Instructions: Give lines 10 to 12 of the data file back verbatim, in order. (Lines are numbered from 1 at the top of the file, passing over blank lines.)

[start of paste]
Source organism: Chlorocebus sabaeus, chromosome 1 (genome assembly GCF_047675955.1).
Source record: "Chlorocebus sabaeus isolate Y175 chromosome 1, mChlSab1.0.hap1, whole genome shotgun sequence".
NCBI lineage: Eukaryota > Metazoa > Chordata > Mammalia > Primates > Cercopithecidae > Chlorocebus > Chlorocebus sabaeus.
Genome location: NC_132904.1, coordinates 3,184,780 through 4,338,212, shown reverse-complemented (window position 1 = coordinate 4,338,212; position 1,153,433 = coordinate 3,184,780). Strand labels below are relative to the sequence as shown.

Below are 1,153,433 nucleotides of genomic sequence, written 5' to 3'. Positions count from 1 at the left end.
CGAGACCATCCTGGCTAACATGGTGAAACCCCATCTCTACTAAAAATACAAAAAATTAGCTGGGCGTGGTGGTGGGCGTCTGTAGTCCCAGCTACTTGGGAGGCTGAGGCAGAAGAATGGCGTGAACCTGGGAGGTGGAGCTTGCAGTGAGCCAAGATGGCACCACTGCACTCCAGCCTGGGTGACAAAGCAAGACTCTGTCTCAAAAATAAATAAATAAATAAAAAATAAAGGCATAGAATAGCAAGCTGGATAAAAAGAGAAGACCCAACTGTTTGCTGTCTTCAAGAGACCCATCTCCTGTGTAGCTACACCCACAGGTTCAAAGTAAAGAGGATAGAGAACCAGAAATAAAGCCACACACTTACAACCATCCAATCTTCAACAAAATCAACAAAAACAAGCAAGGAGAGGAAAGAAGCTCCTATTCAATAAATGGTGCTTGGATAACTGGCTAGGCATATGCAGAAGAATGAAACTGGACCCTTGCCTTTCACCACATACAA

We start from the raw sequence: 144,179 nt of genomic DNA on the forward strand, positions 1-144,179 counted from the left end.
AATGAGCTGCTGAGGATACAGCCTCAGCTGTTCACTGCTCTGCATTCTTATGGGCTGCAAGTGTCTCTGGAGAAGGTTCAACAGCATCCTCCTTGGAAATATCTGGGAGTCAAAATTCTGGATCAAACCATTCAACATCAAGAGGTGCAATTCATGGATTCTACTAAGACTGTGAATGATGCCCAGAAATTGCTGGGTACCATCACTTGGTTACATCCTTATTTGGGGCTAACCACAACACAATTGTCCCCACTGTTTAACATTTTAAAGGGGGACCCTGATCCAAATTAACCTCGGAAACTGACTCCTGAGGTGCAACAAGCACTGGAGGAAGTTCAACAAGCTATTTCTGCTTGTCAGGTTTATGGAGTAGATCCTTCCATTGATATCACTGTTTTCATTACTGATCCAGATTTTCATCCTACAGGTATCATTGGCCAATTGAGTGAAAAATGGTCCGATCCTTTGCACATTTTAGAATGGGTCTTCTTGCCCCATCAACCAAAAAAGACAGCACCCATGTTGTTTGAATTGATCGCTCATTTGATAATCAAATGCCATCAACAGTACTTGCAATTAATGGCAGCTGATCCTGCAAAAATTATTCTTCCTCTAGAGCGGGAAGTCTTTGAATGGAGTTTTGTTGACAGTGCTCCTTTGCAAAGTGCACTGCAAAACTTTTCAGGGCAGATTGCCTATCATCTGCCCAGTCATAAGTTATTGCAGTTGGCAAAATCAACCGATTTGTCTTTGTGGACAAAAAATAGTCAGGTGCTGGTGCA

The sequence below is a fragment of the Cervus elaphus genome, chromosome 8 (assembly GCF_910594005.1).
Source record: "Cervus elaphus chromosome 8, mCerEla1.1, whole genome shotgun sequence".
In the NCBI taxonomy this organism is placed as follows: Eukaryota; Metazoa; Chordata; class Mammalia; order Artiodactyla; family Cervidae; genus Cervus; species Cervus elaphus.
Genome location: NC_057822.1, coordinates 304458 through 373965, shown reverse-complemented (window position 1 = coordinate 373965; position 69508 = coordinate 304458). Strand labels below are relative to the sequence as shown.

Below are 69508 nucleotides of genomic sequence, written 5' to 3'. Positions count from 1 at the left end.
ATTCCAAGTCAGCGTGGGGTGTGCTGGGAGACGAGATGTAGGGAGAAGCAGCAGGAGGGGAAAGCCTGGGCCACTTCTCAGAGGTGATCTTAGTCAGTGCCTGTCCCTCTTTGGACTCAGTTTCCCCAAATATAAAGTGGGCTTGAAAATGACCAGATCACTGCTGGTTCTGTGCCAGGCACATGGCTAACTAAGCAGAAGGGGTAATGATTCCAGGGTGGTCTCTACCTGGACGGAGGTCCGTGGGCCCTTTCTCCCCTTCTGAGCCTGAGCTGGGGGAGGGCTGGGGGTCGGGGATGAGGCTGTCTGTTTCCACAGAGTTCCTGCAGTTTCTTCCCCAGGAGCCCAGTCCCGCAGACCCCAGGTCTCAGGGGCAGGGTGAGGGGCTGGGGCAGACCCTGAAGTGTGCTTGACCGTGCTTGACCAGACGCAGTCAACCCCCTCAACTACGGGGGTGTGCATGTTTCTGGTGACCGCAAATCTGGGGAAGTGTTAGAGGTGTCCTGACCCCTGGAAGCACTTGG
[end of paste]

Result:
Source record: "Cervus elaphus chromosome 8, mCerEla1.1, whole genome shotgun sequence".
In the NCBI taxonomy this organism is placed as follows: Eukaryota; Metazoa; Chordata; class Mammalia; order Artiodactyla; family Cervidae; genus Cervus; species Cervus elaphus.
Genome location: NC_057822.1, coordinates 304458 through 373965, shown reverse-complemented (window position 1 = coordinate 373965; position 69508 = coordinate 304458). Strand labels below are relative to the sequence as shown.